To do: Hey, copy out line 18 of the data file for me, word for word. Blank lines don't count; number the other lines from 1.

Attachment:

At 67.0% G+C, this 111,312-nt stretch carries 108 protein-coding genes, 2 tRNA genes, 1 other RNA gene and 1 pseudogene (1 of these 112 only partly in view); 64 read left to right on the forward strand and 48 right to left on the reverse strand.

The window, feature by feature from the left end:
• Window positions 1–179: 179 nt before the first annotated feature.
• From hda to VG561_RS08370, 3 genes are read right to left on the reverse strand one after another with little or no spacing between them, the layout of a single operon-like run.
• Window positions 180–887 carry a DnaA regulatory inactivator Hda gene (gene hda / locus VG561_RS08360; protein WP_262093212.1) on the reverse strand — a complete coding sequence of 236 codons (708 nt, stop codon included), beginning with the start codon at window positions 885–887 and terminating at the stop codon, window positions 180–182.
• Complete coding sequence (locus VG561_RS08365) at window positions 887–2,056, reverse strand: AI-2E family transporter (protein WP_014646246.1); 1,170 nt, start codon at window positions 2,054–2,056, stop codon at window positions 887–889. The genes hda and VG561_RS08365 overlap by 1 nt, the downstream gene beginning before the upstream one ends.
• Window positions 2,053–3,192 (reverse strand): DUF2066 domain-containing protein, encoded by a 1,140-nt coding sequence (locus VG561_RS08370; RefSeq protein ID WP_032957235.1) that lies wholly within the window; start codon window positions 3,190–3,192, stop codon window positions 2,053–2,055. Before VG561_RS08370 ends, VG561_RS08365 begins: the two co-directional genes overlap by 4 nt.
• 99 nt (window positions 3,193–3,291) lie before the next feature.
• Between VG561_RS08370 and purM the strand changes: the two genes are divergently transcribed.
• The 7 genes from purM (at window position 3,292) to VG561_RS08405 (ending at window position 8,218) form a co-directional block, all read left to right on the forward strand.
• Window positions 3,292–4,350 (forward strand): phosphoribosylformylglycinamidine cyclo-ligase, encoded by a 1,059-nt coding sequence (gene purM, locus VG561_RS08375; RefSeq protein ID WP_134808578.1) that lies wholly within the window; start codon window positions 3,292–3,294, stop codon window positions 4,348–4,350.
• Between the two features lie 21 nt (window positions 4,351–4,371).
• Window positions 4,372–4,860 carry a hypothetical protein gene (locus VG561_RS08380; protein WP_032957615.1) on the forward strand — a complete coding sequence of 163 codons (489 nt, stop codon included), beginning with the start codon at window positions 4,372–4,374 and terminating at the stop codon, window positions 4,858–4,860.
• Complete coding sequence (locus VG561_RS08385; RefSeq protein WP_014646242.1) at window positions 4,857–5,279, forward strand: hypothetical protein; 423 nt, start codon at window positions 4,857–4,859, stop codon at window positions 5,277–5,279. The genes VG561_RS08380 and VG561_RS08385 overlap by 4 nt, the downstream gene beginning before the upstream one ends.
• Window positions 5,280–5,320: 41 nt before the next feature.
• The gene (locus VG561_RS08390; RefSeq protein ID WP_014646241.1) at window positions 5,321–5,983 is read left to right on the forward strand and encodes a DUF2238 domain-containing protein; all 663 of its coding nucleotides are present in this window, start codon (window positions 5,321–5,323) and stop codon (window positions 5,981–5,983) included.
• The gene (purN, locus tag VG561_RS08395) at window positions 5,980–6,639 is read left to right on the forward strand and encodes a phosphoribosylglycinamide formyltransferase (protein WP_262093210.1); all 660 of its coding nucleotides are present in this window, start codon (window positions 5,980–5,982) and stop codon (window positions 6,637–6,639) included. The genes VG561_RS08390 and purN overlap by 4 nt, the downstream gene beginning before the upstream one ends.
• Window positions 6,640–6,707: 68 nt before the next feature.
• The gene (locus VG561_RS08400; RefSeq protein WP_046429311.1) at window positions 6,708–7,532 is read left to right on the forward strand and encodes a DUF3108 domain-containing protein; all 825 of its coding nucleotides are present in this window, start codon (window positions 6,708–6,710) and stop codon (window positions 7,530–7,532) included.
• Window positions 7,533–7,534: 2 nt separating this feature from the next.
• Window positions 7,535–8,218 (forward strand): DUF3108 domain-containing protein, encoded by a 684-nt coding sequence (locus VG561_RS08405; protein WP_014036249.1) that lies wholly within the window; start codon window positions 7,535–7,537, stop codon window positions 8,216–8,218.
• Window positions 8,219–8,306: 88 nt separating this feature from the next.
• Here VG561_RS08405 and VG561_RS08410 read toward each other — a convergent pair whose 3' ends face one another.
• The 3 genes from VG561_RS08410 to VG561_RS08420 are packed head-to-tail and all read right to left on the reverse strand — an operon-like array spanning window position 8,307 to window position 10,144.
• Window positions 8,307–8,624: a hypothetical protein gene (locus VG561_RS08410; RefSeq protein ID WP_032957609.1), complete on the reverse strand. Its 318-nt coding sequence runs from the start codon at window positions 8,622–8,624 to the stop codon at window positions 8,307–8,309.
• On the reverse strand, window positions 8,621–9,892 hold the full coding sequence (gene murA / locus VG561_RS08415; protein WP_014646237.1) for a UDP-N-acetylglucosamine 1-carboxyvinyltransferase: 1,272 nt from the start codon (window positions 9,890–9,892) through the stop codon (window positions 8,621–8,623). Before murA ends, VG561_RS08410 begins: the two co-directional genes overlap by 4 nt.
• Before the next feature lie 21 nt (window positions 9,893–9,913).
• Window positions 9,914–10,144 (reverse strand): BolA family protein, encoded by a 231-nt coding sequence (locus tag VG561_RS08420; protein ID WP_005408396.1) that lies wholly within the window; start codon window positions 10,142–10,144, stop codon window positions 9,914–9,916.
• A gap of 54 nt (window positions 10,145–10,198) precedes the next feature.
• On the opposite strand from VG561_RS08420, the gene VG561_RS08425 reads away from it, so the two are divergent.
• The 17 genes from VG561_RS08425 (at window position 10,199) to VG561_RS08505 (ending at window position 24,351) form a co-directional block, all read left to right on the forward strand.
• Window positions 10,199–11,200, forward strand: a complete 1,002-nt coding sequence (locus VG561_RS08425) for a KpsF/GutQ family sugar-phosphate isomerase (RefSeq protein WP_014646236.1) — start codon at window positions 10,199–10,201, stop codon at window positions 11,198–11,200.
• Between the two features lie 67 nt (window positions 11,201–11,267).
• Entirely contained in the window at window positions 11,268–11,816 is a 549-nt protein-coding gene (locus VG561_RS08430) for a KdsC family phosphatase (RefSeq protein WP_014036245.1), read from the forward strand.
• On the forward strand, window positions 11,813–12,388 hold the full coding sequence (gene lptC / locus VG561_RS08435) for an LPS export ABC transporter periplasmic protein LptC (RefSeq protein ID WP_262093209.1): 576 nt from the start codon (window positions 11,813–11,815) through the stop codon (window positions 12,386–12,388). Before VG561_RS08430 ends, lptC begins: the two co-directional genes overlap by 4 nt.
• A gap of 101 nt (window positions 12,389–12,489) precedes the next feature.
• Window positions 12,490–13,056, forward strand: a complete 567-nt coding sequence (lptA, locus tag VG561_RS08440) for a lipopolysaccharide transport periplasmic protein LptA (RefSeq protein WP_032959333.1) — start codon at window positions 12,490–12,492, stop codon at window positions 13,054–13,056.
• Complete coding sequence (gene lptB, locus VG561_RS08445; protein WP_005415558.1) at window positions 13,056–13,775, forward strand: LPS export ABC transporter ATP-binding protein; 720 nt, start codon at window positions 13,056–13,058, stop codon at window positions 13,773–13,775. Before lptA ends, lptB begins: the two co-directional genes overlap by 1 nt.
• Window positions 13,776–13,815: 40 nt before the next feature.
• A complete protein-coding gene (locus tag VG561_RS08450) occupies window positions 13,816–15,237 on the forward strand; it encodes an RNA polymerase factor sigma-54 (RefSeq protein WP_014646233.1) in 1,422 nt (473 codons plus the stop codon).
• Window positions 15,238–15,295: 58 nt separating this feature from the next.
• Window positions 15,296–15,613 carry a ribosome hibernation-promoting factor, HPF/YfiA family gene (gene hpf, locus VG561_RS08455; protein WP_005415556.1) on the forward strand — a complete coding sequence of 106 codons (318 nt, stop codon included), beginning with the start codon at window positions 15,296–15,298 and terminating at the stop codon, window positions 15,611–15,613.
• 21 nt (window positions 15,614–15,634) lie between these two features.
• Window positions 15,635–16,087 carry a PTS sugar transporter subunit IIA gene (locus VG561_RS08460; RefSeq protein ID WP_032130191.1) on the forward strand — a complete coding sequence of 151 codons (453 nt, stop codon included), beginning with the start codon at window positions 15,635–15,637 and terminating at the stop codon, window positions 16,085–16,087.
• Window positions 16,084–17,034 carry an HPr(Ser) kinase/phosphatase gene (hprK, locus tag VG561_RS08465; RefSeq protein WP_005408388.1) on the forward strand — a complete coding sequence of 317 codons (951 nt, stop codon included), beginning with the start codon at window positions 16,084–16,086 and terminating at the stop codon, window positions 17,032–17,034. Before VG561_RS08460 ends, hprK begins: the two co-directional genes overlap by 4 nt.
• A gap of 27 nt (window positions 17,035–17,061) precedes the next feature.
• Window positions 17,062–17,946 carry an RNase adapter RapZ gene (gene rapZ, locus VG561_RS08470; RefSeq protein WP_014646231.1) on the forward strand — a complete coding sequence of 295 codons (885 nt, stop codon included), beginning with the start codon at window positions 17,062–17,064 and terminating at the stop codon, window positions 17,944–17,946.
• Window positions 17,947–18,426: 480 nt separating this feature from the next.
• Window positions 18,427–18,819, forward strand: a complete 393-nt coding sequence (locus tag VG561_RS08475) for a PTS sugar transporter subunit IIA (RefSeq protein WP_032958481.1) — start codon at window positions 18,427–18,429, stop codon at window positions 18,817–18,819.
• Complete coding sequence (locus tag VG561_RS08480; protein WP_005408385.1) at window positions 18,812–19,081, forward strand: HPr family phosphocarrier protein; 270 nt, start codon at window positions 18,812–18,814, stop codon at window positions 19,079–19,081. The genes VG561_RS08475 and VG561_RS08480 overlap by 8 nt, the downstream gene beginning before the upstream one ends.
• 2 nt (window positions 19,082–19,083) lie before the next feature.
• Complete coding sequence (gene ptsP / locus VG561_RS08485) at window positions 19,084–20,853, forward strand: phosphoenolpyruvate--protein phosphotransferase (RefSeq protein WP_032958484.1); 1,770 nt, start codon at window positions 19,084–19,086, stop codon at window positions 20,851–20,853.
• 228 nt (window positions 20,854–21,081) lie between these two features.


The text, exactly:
• Window positions 6,640–6,707: 68 nt before the next feature.